“[High quality voice] would just simply be a firmware upgrade we would push to the phones, ” said Huw Rees, VP Business Development, 8×8. “We’re deploying Aastra 67 series phones… the acoustic cavity provides better than the standard 3 KHz frequency response and has much better audio characteristics. So we’ve got a nice high-quality full-duplex speaker phone and we want to deploy a codec better than G.711 or G.729.”
8×8 is currently testing the G.722 wideband codec internally for IP-to-IP calls and is also reviewing a few other codecs to “see if something sounds even better,” said Rees. “The nice thing is G.722 doesn’t use a lot of bandwidth, but it sounds very good.
Implementation for testing has so far gone smoothly. “It took about 3 days to get it up and running and working,” Rees said. “We were quite surprised.” Since 8×8′s call handling software already handles different media types for audio and video, it is a matter of making sure both sides of the call use the “highest common denominator.”
The exact timing of the roll out has yet to be determined. “I don’t have a schedule yet,” stated Rees. “My gut feel is sometime this year, that’s a guess… We’re cautious in terms of doing firmware upgrades and doing as few as possible on an annual basis, but we have the mechanisms in place to have hundreds of thousands of endpoints upgraded in providing services. We’ve got the process down, but there’s always little ‘gotchas’, so you don’t want to do [firmware upgrades] too often. We may be ready to do it next month but hold off until we have something else we need to push to the phone as the same time.”
G.722 will likely be introduced in a more “controlled” release to make sure customers and the network are not adversely affected; the codec will require some additional bandwidth.
Another area 8×8 is examining is the justification/business model for deploying HD. “Where the pricing thing comes in, is this something you charge for or is this something you provide to make the service ‘sticky’ ?” Rees said. “It’s potentially a churn reducer. When someone gets used to this type of service, is that something they would every want to give up? Probably not.”
HD interoperability with other carriers is something 8×8 is “philosophically on board” for, but past efforts with vanilla VoIP exchange have been difficult. “The issue in the past has been is the effort worth the final reward?” Rees commented. “Just the number of [VoIP] providers, the probability of talking to another compatible service provider, having a compatible codec, the percentages start to multiple… there’s been a lot of initiatives with ENUM data bases… Someone … needs to pull it all together. We’d be very happy to participate if there’s any real benefit.”
Among the remaining titans of ICT (Information and Communication Technology), HP has taken advantage of the failings and chaos of other companies (i.e. Nortel) to expand its positions in the telecom and UC arenas. In the convergence between IT and telecommunications, HP may have the upper hand.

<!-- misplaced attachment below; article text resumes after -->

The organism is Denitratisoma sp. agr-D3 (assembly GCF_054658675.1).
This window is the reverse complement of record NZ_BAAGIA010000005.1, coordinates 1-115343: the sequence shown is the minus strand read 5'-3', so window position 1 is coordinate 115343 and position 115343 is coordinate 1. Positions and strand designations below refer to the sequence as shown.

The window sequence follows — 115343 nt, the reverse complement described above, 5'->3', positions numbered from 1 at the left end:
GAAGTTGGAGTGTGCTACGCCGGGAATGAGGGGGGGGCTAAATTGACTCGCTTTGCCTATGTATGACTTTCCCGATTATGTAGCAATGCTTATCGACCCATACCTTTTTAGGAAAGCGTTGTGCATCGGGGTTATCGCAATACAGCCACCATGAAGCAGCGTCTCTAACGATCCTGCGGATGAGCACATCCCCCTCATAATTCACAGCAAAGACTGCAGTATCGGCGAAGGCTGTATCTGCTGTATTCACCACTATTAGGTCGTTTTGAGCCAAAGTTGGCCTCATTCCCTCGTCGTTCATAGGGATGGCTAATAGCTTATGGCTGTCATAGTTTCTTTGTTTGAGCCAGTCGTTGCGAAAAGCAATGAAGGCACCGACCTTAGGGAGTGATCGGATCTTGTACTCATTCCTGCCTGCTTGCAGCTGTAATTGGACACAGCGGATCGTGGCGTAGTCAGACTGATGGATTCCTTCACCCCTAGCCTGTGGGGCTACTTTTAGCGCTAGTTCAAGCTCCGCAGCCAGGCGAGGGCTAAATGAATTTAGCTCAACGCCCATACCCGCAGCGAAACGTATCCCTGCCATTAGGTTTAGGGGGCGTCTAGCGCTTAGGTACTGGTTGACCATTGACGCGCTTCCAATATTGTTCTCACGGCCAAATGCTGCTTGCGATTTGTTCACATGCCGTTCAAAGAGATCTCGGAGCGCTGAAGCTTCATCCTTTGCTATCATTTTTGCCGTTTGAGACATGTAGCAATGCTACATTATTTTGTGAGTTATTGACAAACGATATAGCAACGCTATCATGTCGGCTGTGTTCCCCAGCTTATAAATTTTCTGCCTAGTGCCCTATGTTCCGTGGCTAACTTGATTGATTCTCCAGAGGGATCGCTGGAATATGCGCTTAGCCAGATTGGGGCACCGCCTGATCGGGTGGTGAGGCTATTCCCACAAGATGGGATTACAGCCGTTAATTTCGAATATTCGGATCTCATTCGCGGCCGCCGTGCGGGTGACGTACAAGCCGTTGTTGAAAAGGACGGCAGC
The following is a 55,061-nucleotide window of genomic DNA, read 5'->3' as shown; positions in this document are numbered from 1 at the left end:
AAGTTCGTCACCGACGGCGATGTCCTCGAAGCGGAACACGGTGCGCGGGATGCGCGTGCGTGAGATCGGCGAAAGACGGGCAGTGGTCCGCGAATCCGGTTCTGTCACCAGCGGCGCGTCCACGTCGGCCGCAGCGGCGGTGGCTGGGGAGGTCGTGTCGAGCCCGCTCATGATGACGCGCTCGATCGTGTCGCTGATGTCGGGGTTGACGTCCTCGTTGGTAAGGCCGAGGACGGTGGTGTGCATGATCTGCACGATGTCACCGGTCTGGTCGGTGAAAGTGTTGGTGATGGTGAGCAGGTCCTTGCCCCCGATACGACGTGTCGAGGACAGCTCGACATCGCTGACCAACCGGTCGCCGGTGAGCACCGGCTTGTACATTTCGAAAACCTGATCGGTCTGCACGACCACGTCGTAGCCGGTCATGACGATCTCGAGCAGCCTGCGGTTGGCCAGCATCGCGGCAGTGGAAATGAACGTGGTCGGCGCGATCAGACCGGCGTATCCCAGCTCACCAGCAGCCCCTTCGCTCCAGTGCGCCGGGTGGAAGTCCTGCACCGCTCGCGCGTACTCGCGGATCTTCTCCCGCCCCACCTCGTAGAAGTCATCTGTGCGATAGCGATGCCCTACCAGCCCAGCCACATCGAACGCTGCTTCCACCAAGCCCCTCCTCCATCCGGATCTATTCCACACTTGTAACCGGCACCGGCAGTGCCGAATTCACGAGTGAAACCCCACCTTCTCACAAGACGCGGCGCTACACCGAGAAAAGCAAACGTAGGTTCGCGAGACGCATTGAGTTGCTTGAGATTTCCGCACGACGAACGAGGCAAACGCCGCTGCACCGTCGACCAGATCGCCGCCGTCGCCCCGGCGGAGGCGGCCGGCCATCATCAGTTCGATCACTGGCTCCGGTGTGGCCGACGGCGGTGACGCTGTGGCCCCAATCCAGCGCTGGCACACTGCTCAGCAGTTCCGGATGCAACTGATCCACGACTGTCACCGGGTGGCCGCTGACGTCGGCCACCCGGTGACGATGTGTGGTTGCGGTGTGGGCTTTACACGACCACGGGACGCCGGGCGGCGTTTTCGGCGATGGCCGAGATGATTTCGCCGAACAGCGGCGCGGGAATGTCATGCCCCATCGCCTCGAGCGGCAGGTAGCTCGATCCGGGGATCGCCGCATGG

Under an agreement rolled out earlier this month, HP and Alcatel-Lucent have established a 10 year global alliance to help customers “leverage the convergence of telecommunication and IT,” meaning the companies will jointly market solutions and capabilities for service providers and enterprises.
Once a definitive agreement has been executed, the companies will jointly market solutions and capabilities that enable end-to-end transformation for service providers and enterprises. HP and Alcatel-Lucent will have a global program for migrating communications networks into converged, next-generation infrastructure, plus services for managing new and existing infrastructures.
In addition, HP and Alcatel-Lucent will work together to selling communications solutions to larger enterprises and the public sector, with options of either buying through HP resellers or purchasing managed solutions.
It should be no big surprise that HP teamed with Alcatel-Lucent for delivering integrated IT/telecom solutions for service providers and enterprises. Alcatel-Lucent had few options and with Sun being devoured by Oracle, HP was the last remaining independent with scalable server hardware Alcatel-Lucent brings its IP telephony, mobility, security, and contact center knowledge to the table and HP can leverage its resellers.
Could Alcatel-Lucent have worked with IBM? Not really, as there was too much overlap between the telecom solutions that IBM already has in its portfolio (and conveniently running on IBM hardware). IBM is also sticking its fingers into mobile communications to the tune of $100 million, research that Alcatel-Lucent isn’t likely to be comfy with along with all those mobile apps that IBM is starting to roll out.
HP also has another card up its sleeve: A four year unified communications deal with Microsoft. Announced last month at Interop, the two companies expect to invest up to $180 million in a combination of product development, professional services, and joint sales and marketing.
Enterprises looking to embrace UC can now turn to HP and Microsoft, with HP providing additional software for network monitoring, as well as a high-end telepresence solution. HP’s continued financial success and IT hardware may make the company a much more useful partner to Microsoft than Nortel ever ways; sure, you could run OCS on a Nortel server, but if you had to put HP and Nortel head-to-head in server hardware, HP wins hands down.